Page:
PyWart: "Python's import statement and the history of external dependencies"

Ian Kelly ian.g.kelly at gmail.com
Fri Nov 21 20:23:48 CET 2014


On Fri, Nov 21, 2014 at 11:24 AM, Rick Johnson
<rantingrickjohnson at gmail.com> wrote:
> Are you also going to call drivers "fools" because they bought
> a "certain brand" of car only to have the airbag explode in
> their face?

No, but I'll call them fools if they buy a car and the engine catches
fire because they never bothered to change the oil.

If you don't want to have module name collisions, then don't create
modules with names that are likely to collide when Python gives you an
excellent tool for avoiding collisions (namespaces). Don't go blaming
Python for "bad design" when you couldn't even be bothered to use the
tools made available to you.

>> Now you can drop as much stuff in there as you like, and
>> none of it will ever conflict with the standard library
>> (unless a standard "ricklib" module is added, which is
>> unlikely).
>
> Yes, and now we've solved one problem by replacing it with
> it's inverse -- try importing the *python lib* calendar
> module and all you will get is your local "intra-package"
> version. Now, the only way to get to the lib module is by
> mutilating sys.path, or using an import utility module to
> "import by filepath".

Um, no. If your calendar module is named ricklib.calendar, then
importing just calendar will import the standard library calendar.

The only exception is if you're doing "import calendar" from inside
the ricklib package, and you're using Python 2, and you don't have
"from __future__ import absolute_import" at the top of your module.
The solution to this is easy: just add that __future__ import to the
top of your module, and poof, implicit relative imports don't happen.
This is also fixed entirely in Python 3.

This is the second rather blatant error you've made about Python's
import mechanism, which makes me suspect that you don't really know
very much about it.

> Anyone would expect that when *DIRECTLY* importing a
> package, if the __init__ file has code, then THAT code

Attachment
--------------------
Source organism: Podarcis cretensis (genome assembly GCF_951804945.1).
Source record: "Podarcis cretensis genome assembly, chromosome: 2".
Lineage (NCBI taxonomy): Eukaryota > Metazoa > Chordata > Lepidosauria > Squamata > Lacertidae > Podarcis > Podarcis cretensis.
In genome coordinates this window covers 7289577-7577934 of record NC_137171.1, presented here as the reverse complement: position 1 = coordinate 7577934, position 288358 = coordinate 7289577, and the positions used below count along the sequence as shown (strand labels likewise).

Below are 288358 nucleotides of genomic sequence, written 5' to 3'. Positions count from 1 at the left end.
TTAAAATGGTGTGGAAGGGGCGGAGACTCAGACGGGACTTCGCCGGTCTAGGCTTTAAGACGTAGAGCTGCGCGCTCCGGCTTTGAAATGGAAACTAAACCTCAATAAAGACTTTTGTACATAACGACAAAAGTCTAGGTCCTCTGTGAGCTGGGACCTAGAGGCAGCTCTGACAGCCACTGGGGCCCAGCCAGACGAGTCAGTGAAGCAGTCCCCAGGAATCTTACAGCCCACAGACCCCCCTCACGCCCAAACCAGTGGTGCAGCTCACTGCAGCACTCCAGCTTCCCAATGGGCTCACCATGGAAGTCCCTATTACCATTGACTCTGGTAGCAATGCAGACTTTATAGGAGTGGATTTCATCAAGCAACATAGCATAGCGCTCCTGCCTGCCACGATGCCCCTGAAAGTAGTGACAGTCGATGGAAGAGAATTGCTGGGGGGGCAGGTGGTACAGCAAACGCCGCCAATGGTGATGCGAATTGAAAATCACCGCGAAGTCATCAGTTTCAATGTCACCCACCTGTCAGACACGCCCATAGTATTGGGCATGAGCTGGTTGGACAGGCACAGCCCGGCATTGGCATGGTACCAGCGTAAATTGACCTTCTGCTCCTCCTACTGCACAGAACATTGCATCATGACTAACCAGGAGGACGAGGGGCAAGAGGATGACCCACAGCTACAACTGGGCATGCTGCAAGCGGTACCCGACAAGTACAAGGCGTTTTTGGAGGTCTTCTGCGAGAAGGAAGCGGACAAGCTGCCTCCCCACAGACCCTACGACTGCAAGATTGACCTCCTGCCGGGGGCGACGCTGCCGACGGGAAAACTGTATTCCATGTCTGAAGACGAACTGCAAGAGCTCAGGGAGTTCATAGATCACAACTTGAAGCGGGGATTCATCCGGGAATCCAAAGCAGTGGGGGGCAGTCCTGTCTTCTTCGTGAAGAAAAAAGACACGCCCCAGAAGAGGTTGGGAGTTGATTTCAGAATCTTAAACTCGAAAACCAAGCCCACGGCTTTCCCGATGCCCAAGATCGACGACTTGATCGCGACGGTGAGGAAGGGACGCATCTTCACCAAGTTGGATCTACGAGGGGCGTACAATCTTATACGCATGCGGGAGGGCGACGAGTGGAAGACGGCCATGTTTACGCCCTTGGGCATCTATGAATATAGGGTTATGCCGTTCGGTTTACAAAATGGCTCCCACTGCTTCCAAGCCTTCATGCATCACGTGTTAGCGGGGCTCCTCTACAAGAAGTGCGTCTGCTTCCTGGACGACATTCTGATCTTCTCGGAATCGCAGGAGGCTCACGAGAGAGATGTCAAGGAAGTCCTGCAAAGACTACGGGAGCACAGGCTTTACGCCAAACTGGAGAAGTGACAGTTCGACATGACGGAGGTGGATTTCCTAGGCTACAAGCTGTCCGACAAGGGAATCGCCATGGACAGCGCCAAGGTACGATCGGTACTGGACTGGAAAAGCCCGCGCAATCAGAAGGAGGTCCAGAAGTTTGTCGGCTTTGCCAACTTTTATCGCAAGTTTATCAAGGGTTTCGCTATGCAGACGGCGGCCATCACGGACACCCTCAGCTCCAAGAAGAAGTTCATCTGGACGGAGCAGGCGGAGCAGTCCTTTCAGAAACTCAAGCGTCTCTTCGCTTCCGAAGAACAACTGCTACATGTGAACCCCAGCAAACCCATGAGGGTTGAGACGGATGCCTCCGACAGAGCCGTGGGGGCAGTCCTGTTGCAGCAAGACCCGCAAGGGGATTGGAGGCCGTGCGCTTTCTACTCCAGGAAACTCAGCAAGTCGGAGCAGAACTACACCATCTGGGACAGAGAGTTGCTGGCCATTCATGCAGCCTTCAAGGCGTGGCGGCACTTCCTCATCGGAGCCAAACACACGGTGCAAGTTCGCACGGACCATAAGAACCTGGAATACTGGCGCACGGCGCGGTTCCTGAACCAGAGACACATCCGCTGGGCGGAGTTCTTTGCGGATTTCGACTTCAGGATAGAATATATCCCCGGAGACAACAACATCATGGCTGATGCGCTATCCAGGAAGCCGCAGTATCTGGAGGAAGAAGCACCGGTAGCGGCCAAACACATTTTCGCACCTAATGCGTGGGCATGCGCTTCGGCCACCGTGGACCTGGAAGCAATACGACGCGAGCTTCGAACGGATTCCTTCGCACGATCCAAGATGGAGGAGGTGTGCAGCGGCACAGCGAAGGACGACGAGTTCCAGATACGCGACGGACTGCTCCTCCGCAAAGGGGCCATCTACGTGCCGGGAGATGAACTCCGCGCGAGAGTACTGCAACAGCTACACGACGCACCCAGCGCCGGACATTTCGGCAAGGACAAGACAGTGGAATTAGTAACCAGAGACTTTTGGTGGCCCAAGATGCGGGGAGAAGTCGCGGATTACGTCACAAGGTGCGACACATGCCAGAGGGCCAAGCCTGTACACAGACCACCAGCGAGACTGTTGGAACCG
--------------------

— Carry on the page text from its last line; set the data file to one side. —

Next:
> should be executed, HOWEVER,  not many would expect that
> merely "referencing" the package name (in order to import a
> more deeply nested package) would cause ALL the
> intermediate __init__ files to execute -- this is madness,
> and it prevents using an __init__ file as an "import hub"
> (without side-effects)!

The whole point of the __init__.py file, in case you didn't intuit it
from the name, is to host any initialization code for the package. Why
on earth would you expect to import a module from a package without
initializing the package?

> Because the alternative is messy. If i have a collection of
> modules under a package, sometimes i would like to import
> all the "exportable objects" into the __init__ file and use
> the package as an "import hub".

What is the point of putting things into a hierarchical namespace in
the first place if you're just going to turn around and subvert it
like this?

> But the current "global import search path" injections are
> just the inverse. You make changes to sys.path in one
> module, and if you fail to reset the changes before
> execution moves to the next module in the "import chain",
> then that module's import search path will be affected in
> implicit ways that could result in importing the wrong
> module.

No, because the trick you describe doesn't even work. If you edit
sys.path in one file in order to import the coconut module:

sys.path.insert(0, '/path/to/island')
import coconut

And then in another module change the sys.path file and try to import
a different coconut module:

sys.path[0] = '/path/to/other/island')
import coconut

You think the second import will produce the second coconut module? It
won't, because the sys.modules cache will already contain an entry for
'coconut' that points to the first module imported. In order to make
this work, you would have to not only modify sys.path but also clear
the sys.modules cache.

Hopefully by the time you've done that you will have realized that
you're abusing the import system by having multiple modules with the
same name, and that as a general rule modules shouldn't be
manipulating the value of sys.path *at all*. Instead, set your
sys.path correctly from the PYTHONPATH environment variable, and if
you really must modify sys.path, try to do it only from the main
script.

>> It's three lines of code to replace one. Two if you exclude the
>> importlib.machinery import that doesn't need to be repeated.  Is this
>> really any worse than something like:
>>
>> local_search_path.insert(0, "/path/to/local/module")
>> import my_local_module
>>
>> that you are proposing?
>
> If the changes were LOCAL, then i would have no problem to
> this type of mutation, But they are not.

The example of a direct loader call that described as "boilerplate
hell", to which I was responding, doesn't change anything, locally or
globally. All it does is import a module from an arbitrary location.



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